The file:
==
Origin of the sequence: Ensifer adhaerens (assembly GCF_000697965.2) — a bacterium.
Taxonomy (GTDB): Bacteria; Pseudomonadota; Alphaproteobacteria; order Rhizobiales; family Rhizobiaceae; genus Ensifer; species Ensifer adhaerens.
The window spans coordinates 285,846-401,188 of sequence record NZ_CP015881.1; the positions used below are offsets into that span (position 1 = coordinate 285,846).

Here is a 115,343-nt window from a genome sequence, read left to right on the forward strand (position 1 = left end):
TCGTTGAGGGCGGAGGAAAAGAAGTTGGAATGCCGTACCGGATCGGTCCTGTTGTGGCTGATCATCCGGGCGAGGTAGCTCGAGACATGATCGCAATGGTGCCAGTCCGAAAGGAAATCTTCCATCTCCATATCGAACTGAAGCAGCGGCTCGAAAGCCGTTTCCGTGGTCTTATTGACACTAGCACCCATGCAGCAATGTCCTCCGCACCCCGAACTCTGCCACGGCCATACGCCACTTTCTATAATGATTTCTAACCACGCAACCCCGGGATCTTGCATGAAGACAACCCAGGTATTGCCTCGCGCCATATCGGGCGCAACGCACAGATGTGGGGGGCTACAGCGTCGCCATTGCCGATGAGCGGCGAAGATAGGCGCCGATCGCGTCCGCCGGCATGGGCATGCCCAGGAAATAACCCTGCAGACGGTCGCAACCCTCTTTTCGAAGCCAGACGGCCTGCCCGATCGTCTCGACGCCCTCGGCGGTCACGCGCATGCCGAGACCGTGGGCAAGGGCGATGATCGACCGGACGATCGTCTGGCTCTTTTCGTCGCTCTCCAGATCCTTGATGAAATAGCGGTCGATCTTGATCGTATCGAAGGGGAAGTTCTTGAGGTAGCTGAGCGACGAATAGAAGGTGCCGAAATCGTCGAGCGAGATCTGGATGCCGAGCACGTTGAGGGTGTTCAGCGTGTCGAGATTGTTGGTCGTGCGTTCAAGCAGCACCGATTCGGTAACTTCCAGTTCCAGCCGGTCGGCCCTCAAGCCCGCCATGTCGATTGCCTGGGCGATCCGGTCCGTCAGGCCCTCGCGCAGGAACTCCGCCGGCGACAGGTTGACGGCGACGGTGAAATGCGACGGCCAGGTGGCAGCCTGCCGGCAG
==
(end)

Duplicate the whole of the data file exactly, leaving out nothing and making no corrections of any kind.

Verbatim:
Origin of the sequence: Ensifer adhaerens (assembly GCF_000697965.2) — a bacterium.
Taxonomy (GTDB): Bacteria; Pseudomonadota; Alphaproteobacteria; order Rhizobiales; family Rhizobiaceae; genus Ensifer; species Ensifer adhaerens.
The window spans coordinates 285,846-401,188 of sequence record NZ_CP015881.1; the positions used below are offsets into that span (position 1 = coordinate 285,846).

Here is a 115,343-nt window from a genome sequence, read left to right on the forward strand (position 1 = left end):
TCGTTGAGGGCGGAGGAAAAGAAGTTGGAATGCCGTACCGGATCGGTCCTGTTGTGGCTGATCATCCGGGCGAGGTAGCTCGAGACATGATCGCAATGGTGCCAGTCCGAAAGGAAATCTTCCATCTCCATATCGAACTGAAGCAGCGGCTCGAAAGCCGTTTCCGTGGTCTTATTGACACTAGCACCCATGCAGCAATGTCCTCCGCACCCCGAACTCTGCCACGGCCATACGCCACTTTCTATAATGATTTCTAACCACGCAACCCCGGGATCTTGCATGAAGACAACCCAGGTATTGCCTCGCGCCATATCGGGCGCAACGCACAGATGTGGGGGGCTACAGCGTCGCCATTGCCGATGAGCGGCGAAGATAGGCGCCGATCGCGTCCGCCGGCATGGGCATGCCCAGGAAATAACCCTGCAGACGGTCGCAACCCTCTTTTCGAAGCCAGACGGCCTGCCCGATCGTCTCGACGCCCTCGGCGGTCACGCGCATGCCGAGACCGTGGGCAAGGGCGATGATCGACCGGACGATCGTCTGGCTCTTTTCGTCGCTCTCCAGATCCTTGATGAAATAGCGGTCGATCTTGATCGTATCGAAGGGGAAGTTCTTGAGGTAGCTGAGCGACGAATAGAAGGTGCCGAAATCGTCGAGCGAGATCTGGATGCCGAGCACGTTGAGGGTGTTCAGCGTGTCGAGATTGTTGGTCGTGCGTTCAAGCAGCACCGATTCGGTAACTTCCAGTTCCAGCCGGTCGGCCCTCAAGCCCGCCATGTCGATTGCCTGGGCGATCCGGTCCGTCAGGCCCTCGCGCAGGAACTCCGCCGGCGACAGGTTGACGGCGACGGTGAAATGCGACGGCCAGGTGGCAGCCTGCCGGCAG